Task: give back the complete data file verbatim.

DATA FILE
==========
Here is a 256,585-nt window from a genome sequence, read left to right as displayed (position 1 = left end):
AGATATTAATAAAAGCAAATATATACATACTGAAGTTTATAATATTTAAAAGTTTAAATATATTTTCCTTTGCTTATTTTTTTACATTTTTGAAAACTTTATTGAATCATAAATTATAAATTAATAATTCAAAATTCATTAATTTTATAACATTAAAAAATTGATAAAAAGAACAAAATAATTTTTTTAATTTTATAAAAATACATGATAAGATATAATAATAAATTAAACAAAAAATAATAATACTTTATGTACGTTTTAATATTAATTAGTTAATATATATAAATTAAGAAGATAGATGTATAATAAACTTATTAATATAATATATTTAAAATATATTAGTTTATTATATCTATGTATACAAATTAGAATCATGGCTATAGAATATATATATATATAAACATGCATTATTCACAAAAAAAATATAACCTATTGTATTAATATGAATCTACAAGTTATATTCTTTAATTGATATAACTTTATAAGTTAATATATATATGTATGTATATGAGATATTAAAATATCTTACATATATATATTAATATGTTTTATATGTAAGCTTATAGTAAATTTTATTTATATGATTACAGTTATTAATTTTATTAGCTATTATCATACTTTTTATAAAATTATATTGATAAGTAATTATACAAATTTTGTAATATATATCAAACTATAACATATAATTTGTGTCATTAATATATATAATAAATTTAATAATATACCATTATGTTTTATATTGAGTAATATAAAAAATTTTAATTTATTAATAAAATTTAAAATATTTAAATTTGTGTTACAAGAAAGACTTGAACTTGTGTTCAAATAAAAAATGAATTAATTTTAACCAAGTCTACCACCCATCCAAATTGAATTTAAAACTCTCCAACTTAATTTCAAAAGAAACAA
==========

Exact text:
Here is a 256,585-nt window from a genome sequence, read left to right as displayed (position 1 = left end):
AGATATTAATAAAAGCAAATATATACATACTGAAGTTTATAATATTTAAAAGTTTAAATATATTTTCCTTTGCTTATTTTTTTACATTTTTGAAAACTTTATTGAATCATAAATTATAAATTAATAATTCAAAATTCATTAATTTTATAACATTAAAAAATTGATAAAAAGAACAAAATAATTTTTTTAATTTTATAAAAATACATGATAAGATATAATAATAAATTAAACAAAAAATAATAATACTTTATGTACGTTTTAATATTAATTAGTTAATATATATAAATTAAGAAGATAGATGTATAATAAACTTATTAATATAATATATTTAAAATATATTAGTTTATTATATCTATGTATACAAATTAGAATCATGGCTATAGAATATATATATATATAAACATGCATTATTCACAAAAAAAATATAACCTATTGTATTAATATGAATCTACAAGTTATATTCTTTAATTGATATAACTTTATAAGTTAATATATATATGTATGTATATGAGATATTAAAATATCTTACATATATATATTAATATGTTTTATATGTAAGCTTATAGTAAATTTTATTTATATGATTACAGTTATTAATTTTATTAGCTATTATCATACTTTTTATAAAATTATATTGATAAGTAATTATACAAATTTTGTAATATATATCAAACTATAACATATAATTTGTGTCATTAATATATATAATAAATTTAATAATATACCATTATGTTTTATATTGAGTAATATAAAAAATTTTAATTTATTAATAAAATTTAAAATATTTAAATTTGTGTTACAAGAAAGACTTGAACTTGTGTTCAAATAAAAAATGAATTAATTTTAACCAAGTCTACCACCCATCCAAATTGAATTTAAAACTCTCCAACTTAATTTCAAAAGAAACAA